Separating Fact From Fiction About the Brain
Provocative book spins heads
“Brain disorders are my thing,” says John Medina, who lives in a state of fastination with the brain's inner workings.
While sitting in an airport, leafing through a magazine, John Medina, director of Seattle Pacific University’s Brain Center for Applied Learning Research, reached a breaking point. “All of the sudden,” says the developmental molecular biologist, “I saw these claims: ‘Brain science is going to change the way we do business.’ ‘Brain science is going to change the way we teach our children.’ ‘Men are from Mars, and women are from Venus.’ ‘There is a left brain and a right brain.’ ‘You only use 10 percent of your brain.’
“Most of what people think they know about the brain is pure myth.”
Medina, who also serves on the faculty of the Department of Bioengineering at the University of Washington, decided to respond. “I asked, ‘What do we actually know about the brain, and what should we do with what we know?’”
Those questions led to Medina’s new book. Brain Rules: 12 Principles for Surviving and Thriving at Work, Home, and School (Pear Press, 2008) sparks with the author’s explosive humor and jaw-dropping anecdotes, teaching people how to boost their brain power in every area of life. Each chapter presents a “brain rule” — something scientists consider a certainty about how the brain works — and then spells out how that rule might transform lives for the better.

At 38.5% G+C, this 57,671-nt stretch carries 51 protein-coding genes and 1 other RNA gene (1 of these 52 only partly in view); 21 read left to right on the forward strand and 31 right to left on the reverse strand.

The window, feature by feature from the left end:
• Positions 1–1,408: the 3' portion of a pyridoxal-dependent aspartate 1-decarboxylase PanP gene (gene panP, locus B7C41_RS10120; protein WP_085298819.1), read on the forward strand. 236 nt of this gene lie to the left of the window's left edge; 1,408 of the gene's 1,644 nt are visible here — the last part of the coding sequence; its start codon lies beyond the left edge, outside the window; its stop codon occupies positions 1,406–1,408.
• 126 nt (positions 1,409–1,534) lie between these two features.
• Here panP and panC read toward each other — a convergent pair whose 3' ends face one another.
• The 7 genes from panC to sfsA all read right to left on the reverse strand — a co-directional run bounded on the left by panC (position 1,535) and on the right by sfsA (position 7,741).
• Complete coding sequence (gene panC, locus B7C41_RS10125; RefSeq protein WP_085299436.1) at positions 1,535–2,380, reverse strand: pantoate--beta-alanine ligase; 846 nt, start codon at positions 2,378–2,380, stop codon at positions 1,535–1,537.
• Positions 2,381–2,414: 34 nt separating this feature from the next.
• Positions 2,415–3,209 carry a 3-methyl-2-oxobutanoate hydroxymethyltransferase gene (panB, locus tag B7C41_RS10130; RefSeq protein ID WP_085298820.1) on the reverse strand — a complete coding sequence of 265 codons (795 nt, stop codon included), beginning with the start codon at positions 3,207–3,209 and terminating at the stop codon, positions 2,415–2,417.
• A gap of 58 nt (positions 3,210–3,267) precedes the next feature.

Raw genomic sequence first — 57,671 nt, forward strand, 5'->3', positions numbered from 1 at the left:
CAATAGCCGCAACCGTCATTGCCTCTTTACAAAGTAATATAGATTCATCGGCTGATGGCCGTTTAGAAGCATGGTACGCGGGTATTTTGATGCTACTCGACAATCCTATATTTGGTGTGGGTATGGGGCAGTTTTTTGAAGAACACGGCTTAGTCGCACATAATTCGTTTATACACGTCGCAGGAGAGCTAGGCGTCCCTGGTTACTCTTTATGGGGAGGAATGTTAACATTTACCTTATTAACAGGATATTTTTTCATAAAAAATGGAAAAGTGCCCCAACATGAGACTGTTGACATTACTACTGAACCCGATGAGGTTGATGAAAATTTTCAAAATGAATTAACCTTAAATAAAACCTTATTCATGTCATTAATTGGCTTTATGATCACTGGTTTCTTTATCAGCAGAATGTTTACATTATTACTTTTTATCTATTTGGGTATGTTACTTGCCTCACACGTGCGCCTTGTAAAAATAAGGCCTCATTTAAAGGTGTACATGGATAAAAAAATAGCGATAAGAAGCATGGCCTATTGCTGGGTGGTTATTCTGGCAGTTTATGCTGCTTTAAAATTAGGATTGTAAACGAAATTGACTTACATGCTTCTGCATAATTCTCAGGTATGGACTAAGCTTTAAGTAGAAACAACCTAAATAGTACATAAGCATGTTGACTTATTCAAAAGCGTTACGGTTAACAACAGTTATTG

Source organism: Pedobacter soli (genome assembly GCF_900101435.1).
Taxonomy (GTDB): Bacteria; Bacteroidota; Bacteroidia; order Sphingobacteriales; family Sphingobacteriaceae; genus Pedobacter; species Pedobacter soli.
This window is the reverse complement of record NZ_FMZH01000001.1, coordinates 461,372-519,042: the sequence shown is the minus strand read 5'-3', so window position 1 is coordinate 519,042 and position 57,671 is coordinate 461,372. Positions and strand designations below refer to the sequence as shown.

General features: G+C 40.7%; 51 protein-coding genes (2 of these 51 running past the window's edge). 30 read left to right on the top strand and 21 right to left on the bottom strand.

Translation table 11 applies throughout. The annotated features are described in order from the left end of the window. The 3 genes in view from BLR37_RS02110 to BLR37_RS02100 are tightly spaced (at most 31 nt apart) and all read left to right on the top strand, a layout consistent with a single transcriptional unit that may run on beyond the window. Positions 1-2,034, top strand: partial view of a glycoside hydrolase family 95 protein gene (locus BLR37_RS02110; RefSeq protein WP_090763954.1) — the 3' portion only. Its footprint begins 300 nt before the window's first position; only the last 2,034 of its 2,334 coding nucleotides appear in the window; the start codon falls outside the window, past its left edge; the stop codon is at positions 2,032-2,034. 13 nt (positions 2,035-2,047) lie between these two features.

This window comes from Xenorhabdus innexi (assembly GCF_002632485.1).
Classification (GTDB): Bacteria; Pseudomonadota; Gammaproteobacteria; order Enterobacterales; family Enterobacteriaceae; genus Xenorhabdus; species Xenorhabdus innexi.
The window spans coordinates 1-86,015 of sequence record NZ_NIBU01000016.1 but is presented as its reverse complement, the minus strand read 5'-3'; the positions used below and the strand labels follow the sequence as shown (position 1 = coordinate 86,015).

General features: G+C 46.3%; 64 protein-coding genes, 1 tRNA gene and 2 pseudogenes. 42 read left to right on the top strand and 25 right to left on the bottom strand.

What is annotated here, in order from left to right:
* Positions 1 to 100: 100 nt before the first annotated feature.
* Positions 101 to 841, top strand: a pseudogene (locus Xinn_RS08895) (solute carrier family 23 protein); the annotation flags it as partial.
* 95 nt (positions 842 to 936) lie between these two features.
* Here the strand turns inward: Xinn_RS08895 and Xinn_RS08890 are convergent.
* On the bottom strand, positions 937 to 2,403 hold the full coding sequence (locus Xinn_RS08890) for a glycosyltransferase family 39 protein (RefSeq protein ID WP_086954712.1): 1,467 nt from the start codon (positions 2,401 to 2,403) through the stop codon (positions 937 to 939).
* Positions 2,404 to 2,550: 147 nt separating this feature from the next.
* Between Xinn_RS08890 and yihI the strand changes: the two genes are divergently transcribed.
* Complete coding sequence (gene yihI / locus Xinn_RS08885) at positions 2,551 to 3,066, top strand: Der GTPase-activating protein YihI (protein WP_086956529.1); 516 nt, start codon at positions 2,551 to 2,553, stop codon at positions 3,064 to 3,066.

Medina’s perspective, as well as his personality, have stirred up excitement across the country. Since its publication last spring, Brain Rules has consistently been one of the top 10 science books on Amazon.com. It has been featured in The Harvard Business Review, and Medina has made appearances on ABC News and National Public Radio.
One of the book’s key observations is the importance of exercise in habilitating proper brain function. Medina practices what he preaches. He’s installed a treadmill in his office at SPU, and answers his email while he walks.
Given the proper funding — about $2 billion dollars — the author says he could revolutionize education. How? By investing the money in a multisensory “holodeck.” “It would truly be the most effective learning environment that exists. … The brain was designed to solve problems related to surviving in an outdoor setting and to do so in constant motion. Period. Disneyland works because of that. I wouldn’t build a Matterhorn; I’d put up the quadratic equation instead.”
Medina is also convinced that our current tendency toward working and thinking in offices — and worse, in cubicles — is detrimental to healthy thinking and productivity. “I call it ‘habituating to the cage,’” he says. “It’s like taking a beautiful 747 and all you’re ever going to let it do is taxi. That’s not what the brain was built for.”
Whether at school, work, or home, readers are seeing the possibilities in Medina’s Brain Rules, even if they do blow a few minds. “If you want an owner’s manual for the brain, then this is probably the one that should be handed out with every newborn,” says Kes Sampanthar, inventor of the “ThinkCube.”
—Photo by John Keatley
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